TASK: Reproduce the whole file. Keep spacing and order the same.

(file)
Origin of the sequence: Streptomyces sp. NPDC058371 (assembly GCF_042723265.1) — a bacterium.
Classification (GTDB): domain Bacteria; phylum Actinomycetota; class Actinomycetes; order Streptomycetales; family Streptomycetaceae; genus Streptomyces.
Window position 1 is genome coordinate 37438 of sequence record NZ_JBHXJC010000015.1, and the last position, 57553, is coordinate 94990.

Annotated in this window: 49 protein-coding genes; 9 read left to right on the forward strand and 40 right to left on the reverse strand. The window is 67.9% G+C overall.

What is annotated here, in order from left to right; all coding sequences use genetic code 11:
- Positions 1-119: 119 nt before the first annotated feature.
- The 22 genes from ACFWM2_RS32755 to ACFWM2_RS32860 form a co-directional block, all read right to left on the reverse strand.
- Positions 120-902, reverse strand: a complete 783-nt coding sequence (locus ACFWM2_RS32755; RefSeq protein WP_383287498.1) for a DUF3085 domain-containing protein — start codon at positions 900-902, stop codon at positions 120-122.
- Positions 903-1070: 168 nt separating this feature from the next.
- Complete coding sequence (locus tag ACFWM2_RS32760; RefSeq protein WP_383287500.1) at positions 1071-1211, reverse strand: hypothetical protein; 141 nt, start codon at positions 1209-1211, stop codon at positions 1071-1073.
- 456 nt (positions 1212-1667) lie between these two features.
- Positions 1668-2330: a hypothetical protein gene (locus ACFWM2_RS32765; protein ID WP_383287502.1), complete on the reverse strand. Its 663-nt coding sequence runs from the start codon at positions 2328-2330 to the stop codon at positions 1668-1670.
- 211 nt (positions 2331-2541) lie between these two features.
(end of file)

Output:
Origin of the sequence: Streptomyces sp. NPDC058371 (assembly GCF_042723265.1) — a bacterium.
Classification (GTDB): domain Bacteria; phylum Actinomycetota; class Actinomycetes; order Streptomycetales; family Streptomycetaceae; genus Streptomyces.
Window position 1 is genome coordinate 37438 of sequence record NZ_JBHXJC010000015.1, and the last position, 57553, is coordinate 94990.

Annotated in this window: 49 protein-coding genes; 9 read left to right on the forward strand and 40 right to left on the reverse strand. The window is 67.9% G+C overall.

What is annotated here, in order from left to right; all coding sequences use genetic code 11:
- Positions 1-119: 119 nt before the first annotated feature.
- The 22 genes from ACFWM2_RS32755 to ACFWM2_RS32860 form a co-directional block, all read right to left on the reverse strand.
- Positions 120-902, reverse strand: a complete 783-nt coding sequence (locus ACFWM2_RS32755; RefSeq protein WP_383287498.1) for a DUF3085 domain-containing protein — start codon at positions 900-902, stop codon at positions 120-122.
- Positions 903-1070: 168 nt separating this feature from the next.
- Complete coding sequence (locus tag ACFWM2_RS32760; RefSeq protein WP_383287500.1) at positions 1071-1211, reverse strand: hypothetical protein; 141 nt, start codon at positions 1209-1211, stop codon at positions 1071-1073.
- 456 nt (positions 1212-1667) lie between these two features.
- Positions 1668-2330: a hypothetical protein gene (locus ACFWM2_RS32765; protein ID WP_383287502.1), complete on the reverse strand. Its 663-nt coding sequence runs from the start codon at positions 2328-2330 to the stop codon at positions 1668-1670.
- 211 nt (positions 2331-2541) lie between these two features.